When Santa Clara County public health officials gave the green light for the resumption of high school outdoor sports last week, it marked a joyous occasion for thousands of student-athletes. It also meant administrators are working overtime to deal with the bevy of logistical hurdles that come with getting youth back on the playing field during a pandemic.
Wide-ranging interviews with coaches, athletic directors and administrators seem to point to a common theme: in receiving instructions from state officials, there is often a lack of follow-through on what is said and what is actually done. Take, for instance, the required testing of athletes playing high-contact sports like football and water polo.
Athletes in those sports who reside in a county where the case rate is at or below 14 per 100,000 residents must get tested weekly. The order also applies to coaches in those sports. Gov. Gavin Newsom said that the cost of Covid testing—either antigen or PCR—will be absorbed by the state, with results available in 24 hours. However, Christopher High Principal Jeremy Dirks said as of Feb. 26 the state had yet to provide any more clarity on the issue.
“Like everybody, we’re waiting for a little more guidance from the governor,” Dirks said. “He hasn’t given us parameters and hasn’t shown us the mechanisms to pay for the tests. You read the fine print with water polo and football, and those tests are quite expensive because you need to turn those results around in a day.”
As administrators work tirelessly behind the scenes to get games scheduled, they echo similar sentiments: the only certainty amid the return of high school sports is uncertainty.
“There is still so much up in the air, and we’re trying to figure out how we’re going to do things,” Christopher Athletic Director Ryan Dequin said. “It’s so much more than the logistics of the games being played. There’s the supervision, the transportation, the social distancing during all of these processes, and making sure everybody is abiding by the rules. It’s going to be a hurdle for sure.”
Said Sobrato Athletic Director Lawrence Crawford: “Let’s just say this whole process is going to be an amazing challenge.”
Then there’s the issue of spectators, especially for football which depending on the school and community can draw upwards of hundreds of fans. The California Department of Public Health states that observers of youth sports (ages 18 and under) will be limited to “immediate household members, and for the strict purpose of age-appropriate supervision.” What does that exactly mean? The Blossom Valley Athletic League, whose teams include the majority of the public schools in San Jose along with Live Oak and Sobrato, isn’t going to wait and find out as it has instituted a no spectator policy while the county is either in the purple or red tier (it’s currently in the red).
“We need to limit as best as we can how many people there are in a social gathering,” BVAL Commissioner Bill Murray said. “I know everyone wants to come to the contests, but we need to do what is best for everyone else, and that’s trying to avoid the spread of infection. We hope to be able to allow spectators in at a later date. Should the county get to the orange tier—and we’re all hopeful of that—then we’ll re-evaluate the situation.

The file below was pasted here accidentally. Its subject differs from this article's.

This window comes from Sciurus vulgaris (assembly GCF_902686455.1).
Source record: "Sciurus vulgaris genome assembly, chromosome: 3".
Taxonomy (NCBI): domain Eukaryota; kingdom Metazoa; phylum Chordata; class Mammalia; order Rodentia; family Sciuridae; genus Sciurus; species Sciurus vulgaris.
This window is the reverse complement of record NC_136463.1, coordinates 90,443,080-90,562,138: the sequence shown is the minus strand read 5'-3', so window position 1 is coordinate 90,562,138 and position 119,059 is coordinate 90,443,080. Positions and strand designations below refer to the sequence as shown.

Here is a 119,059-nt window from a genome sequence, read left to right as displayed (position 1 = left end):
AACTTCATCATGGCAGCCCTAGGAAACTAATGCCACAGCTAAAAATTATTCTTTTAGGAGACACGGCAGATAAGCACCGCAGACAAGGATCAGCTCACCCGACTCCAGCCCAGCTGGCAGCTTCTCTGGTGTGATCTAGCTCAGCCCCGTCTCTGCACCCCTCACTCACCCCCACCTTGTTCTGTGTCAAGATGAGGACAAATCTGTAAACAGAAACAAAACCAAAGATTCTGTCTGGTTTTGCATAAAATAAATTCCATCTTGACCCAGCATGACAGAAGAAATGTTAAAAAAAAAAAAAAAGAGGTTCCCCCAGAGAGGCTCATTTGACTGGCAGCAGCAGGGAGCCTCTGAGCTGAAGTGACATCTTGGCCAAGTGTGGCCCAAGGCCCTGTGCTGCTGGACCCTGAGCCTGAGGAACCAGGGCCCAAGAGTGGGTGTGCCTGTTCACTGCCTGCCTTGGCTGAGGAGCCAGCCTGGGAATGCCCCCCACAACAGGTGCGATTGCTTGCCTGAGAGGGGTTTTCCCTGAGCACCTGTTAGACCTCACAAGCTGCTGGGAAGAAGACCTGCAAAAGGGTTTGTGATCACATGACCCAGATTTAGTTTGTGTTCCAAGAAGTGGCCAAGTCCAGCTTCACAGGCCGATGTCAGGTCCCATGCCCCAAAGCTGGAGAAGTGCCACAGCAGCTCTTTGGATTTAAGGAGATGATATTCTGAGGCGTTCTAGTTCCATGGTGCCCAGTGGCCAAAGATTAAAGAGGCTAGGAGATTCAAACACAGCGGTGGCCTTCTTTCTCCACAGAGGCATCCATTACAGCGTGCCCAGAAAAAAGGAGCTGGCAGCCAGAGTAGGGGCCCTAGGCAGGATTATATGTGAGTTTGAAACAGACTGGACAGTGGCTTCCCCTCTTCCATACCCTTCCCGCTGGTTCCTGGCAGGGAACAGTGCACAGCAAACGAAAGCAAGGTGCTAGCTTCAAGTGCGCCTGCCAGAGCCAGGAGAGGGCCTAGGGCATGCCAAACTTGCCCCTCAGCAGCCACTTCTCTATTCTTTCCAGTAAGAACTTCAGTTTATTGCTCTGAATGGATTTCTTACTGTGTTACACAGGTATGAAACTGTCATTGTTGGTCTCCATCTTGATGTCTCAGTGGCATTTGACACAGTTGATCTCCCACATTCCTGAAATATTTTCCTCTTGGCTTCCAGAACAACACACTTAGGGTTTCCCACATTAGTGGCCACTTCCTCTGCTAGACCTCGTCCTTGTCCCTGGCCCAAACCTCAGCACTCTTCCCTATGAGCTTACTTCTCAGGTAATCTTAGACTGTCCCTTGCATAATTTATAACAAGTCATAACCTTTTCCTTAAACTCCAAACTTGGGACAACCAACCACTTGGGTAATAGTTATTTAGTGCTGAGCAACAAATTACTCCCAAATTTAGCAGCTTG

“Every added element is more personnel the school has to provide (such as enforcing the observer rule if the league was allowing spectators). Most of our 24 schools’ athletic staff are made up of their athletic directors. It’s not like they have event coordinators to take care of all the logistics.”
Dirks said the Gilroy Unified School District, upon the CDPH recommendation, will allow two spectators per athlete, and a cap of 200 spectators at any single event.
“We hope and expect everyone to follow our parameters because if they don’t, it will put our teams in jeopardy,” Dirks said. “Our county, state and board are all about safety and if people are not following the rules being put into place, then this is all going to go away again.”
In football, the schedules for Gilroy and Christopher compared to the rest of the schools in the neighboring counties will look vastly different. The BVAL schools all have five-game league schedules, just two less contests than in a normal season. Gilroy and Christopher, however, are facing an uphill battle to schedule more games outside of each other.
“Maybe it could change, but we’re kind of in a weird position,” Christopher football coach Tim Pierleoni said. “It looks like the Salinas schools are going to stay local. The Santa Cruz schools are going to play each other, and the San Jose schools already had their schedules set. So that kind of puts us in a predicament.”
Gilroy and Christopher are looking to finalize a home-and-home set, which means at minimum the seniors on both teams will have a Senior Night.
“We’re excited, especially for our seniors to get some competition under their belt,” Dirks said. “This will ensure their hard work in some way is being recognized.”
When the county made the announcement it was relaxing restrictions for outdoor sports, schools like Sobrato began a furious race to conduct tryouts, complete grade-eligibility checks and finalize schedules and rosters before turning them into the league. Murray said the BVAL is compressing something that usually takes months—scheduling preseason meetings and lining up officials for every contest, for starters—in a handful of weeks.